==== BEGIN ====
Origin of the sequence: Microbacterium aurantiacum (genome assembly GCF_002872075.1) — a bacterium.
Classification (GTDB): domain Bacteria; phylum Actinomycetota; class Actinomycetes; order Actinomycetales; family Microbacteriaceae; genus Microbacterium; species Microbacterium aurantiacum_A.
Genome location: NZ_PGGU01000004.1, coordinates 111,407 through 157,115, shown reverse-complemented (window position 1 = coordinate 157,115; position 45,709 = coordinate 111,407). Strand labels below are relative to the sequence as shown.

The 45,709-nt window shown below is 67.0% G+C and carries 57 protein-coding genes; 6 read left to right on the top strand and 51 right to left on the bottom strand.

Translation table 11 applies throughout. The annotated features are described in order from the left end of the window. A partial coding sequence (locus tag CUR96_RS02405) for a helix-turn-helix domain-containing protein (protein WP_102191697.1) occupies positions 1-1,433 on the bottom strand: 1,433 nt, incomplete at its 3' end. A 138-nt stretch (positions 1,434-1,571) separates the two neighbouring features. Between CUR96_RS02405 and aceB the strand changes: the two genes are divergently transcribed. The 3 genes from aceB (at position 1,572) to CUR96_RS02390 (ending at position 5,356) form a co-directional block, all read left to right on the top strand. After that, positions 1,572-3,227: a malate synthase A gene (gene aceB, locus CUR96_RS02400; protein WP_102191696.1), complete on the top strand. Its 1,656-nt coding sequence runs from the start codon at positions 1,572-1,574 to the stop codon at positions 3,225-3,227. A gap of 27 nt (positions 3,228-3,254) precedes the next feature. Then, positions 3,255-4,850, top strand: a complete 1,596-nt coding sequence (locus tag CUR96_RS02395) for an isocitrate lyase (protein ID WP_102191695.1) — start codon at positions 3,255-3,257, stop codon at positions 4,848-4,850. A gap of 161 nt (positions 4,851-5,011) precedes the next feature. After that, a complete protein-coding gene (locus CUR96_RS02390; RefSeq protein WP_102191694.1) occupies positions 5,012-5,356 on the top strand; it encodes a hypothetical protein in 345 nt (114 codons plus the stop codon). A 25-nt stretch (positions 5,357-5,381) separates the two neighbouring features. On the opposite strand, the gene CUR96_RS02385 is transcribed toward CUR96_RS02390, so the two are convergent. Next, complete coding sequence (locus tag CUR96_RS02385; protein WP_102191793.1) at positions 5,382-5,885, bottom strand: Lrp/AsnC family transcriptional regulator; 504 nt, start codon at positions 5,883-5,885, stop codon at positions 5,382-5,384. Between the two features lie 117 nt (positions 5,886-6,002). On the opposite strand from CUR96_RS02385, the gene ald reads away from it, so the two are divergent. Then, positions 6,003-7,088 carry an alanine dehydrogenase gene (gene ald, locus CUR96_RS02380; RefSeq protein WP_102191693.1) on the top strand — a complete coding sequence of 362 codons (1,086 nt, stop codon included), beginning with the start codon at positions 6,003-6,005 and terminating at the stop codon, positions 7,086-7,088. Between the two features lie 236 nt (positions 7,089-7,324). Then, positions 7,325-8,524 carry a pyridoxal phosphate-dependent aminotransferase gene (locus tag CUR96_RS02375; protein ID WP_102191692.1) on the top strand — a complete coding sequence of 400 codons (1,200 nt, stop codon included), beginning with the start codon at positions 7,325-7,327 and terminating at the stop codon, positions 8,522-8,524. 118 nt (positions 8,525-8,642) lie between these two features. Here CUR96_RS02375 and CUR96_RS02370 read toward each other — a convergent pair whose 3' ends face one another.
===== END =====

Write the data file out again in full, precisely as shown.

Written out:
Origin of the sequence: Microbacterium aurantiacum (genome assembly GCF_002872075.1) — a bacterium.
Classification (GTDB): domain Bacteria; phylum Actinomycetota; class Actinomycetes; order Actinomycetales; family Microbacteriaceae; genus Microbacterium; species Microbacterium aurantiacum_A.
Genome location: NZ_PGGU01000004.1, coordinates 111,407 through 157,115, shown reverse-complemented (window position 1 = coordinate 157,115; position 45,709 = coordinate 111,407). Strand labels below are relative to the sequence as shown.

The 45,709-nt window shown below is 67.0% G+C and carries 57 protein-coding genes; 6 read left to right on the top strand and 51 right to left on the bottom strand.

Translation table 11 applies throughout. The annotated features are described in order from the left end of the window. A partial coding sequence (locus tag CUR96_RS02405) for a helix-turn-helix domain-containing protein (protein WP_102191697.1) occupies positions 1-1,433 on the bottom strand: 1,433 nt, incomplete at its 3' end. A 138-nt stretch (positions 1,434-1,571) separates the two neighbouring features. Between CUR96_RS02405 and aceB the strand changes: the two genes are divergently transcribed. The 3 genes from aceB (at position 1,572) to CUR96_RS02390 (ending at position 5,356) form a co-directional block, all read left to right on the top strand. After that, positions 1,572-3,227: a malate synthase A gene (gene aceB, locus CUR96_RS02400; protein WP_102191696.1), complete on the top strand. Its 1,656-nt coding sequence runs from the start codon at positions 1,572-1,574 to the stop codon at positions 3,225-3,227. A gap of 27 nt (positions 3,228-3,254) precedes the next feature. Then, positions 3,255-4,850, top strand: a complete 1,596-nt coding sequence (locus tag CUR96_RS02395) for an isocitrate lyase (protein ID WP_102191695.1) — start codon at positions 3,255-3,257, stop codon at positions 4,848-4,850. A gap of 161 nt (positions 4,851-5,011) precedes the next feature. After that, a complete protein-coding gene (locus CUR96_RS02390; RefSeq protein WP_102191694.1) occupies positions 5,012-5,356 on the top strand; it encodes a hypothetical protein in 345 nt (114 codons plus the stop codon). A 25-nt stretch (positions 5,357-5,381) separates the two neighbouring features. On the opposite strand, the gene CUR96_RS02385 is transcribed toward CUR96_RS02390, so the two are convergent. Next, complete coding sequence (locus tag CUR96_RS02385; protein WP_102191793.1) at positions 5,382-5,885, bottom strand: Lrp/AsnC family transcriptional regulator; 504 nt, start codon at positions 5,883-5,885, stop codon at positions 5,382-5,384. Between the two features lie 117 nt (positions 5,886-6,002). On the opposite strand from CUR96_RS02385, the gene ald reads away from it, so the two are divergent. Then, positions 6,003-7,088 carry an alanine dehydrogenase gene (gene ald, locus CUR96_RS02380; RefSeq protein WP_102191693.1) on the top strand — a complete coding sequence of 362 codons (1,086 nt, stop codon included), beginning with the start codon at positions 6,003-6,005 and terminating at the stop codon, positions 7,086-7,088. Between the two features lie 236 nt (positions 7,089-7,324). Then, positions 7,325-8,524 carry a pyridoxal phosphate-dependent aminotransferase gene (locus tag CUR96_RS02375; protein ID WP_102191692.1) on the top strand — a complete coding sequence of 400 codons (1,200 nt, stop codon included), beginning with the start codon at positions 7,325-7,327 and terminating at the stop codon, positions 8,522-8,524. 118 nt (positions 8,525-8,642) lie between these two features. Here CUR96_RS02375 and CUR96_RS02370 read toward each other — a convergent pair whose 3' ends face one another.